The heretical truth is that rapid economic growth and unionization may sometimes require markets that are deliberately made less competitive by regulation. Monopolistic and oligopolistic corporations are more likely to invest in breakthrough innovation than firms struggling to break even in highly competitive markets. And cartelized industries are far friendlier to organized labor than ultra-competitive markets. If progressives really want to promote technology-driven growth and a union-based middle class, then they need to reconsider the lessons of the New Deal’s successful experiment in utility capitalism.
The Rise and Fall of American Utility Capitalism
During the first half of the twentieth century, the American center-left was divided on the subject of monopoly and oligopoly in the private sector. Early-century progressives debated whether there could be "good trusts" as well as "bad trusts." Later, New Dealers were divided among trust-busters and those who argued that large, dominant firms be regulated rather than broken up.
On assuming office in 1933, Franklin Roosevelt, like his predecessor Herbert Hoover, sought to prevent further disastrous deflation by stabilizing prices, wages, and production. The National Industrial Recovery Act (NIRA) created the National Recovery Administration, which was charged with overseeing industry-devised price codes. The NRA was declared unconstitutional by the Supreme Court in 1935 in Schechter Poultry Corporation vs. United States, and because of its cumbersome approach, its passing was not even lamented by New Dealers.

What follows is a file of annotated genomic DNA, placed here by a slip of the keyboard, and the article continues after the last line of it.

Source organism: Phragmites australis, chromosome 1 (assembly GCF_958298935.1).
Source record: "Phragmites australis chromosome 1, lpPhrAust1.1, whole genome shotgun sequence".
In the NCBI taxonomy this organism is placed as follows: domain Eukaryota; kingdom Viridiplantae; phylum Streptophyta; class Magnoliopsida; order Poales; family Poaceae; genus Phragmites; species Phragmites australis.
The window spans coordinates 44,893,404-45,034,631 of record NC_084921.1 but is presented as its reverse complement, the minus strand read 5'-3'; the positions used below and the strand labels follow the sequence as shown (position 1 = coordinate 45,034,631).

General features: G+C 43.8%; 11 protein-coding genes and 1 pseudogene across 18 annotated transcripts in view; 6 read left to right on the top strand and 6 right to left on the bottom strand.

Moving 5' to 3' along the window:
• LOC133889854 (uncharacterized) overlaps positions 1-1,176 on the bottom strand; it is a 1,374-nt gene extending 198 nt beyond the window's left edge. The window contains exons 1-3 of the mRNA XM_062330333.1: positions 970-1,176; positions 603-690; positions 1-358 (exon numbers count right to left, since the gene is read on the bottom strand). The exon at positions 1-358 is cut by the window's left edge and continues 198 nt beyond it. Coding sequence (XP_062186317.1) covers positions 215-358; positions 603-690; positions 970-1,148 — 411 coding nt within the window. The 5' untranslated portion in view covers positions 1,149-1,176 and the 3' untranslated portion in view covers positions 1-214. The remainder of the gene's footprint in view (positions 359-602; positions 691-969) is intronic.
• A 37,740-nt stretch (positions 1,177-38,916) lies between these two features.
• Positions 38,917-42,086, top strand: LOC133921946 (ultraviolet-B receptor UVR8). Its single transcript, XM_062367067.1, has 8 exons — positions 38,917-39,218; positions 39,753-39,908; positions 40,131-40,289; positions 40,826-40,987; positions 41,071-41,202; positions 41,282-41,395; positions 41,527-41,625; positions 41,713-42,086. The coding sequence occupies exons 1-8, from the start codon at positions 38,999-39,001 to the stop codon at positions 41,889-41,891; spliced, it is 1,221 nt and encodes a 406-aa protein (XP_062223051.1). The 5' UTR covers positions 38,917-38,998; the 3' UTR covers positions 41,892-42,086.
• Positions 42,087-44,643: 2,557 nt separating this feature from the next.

The demise of the NRA did not, however, mark the end of New Deal cartelization policies. The second wave was sector-specific; among the regulatory agencies it created was the Civil Aeronautics Board (CAB). The New Deal also gave new powers to Progressive-era agencies like the Federal Trade Commission (FTC) and the Federal Power Commission (FPC). Historian Robert Britt Horwitz writes in The Irony of Regulatory Reform, "The New Deal regulatory agencies created structures of mutual benefit–cartels–among the major interests (often including organized labor) in the industries placed under regulatory oversight. Industries and markets were saved precisely by not permitting marketplace controls to function freely." Price and entry regulations determined the range of rates that firms could charge and the number of firms in a sector. Other laws exempted oligopolies in these industries from antitrust rules. Many regulated industries also were subject to "common carrier" laws, particularly those in what Horwitz calls "infrastructure industries" like airlines, trucking, railroads, telecommunications, banking, oil, and natural gas: "They are ‘infrastructures,’ the basic services which underlie all economic activity. They are central to the circulation of capital and commerce. Historically, regulatory agencies have exercised administrative controls over infrastructure industries as part of the state’s effort to construct a national arena for commerce and to stabilize the essential services upon which commerce depends."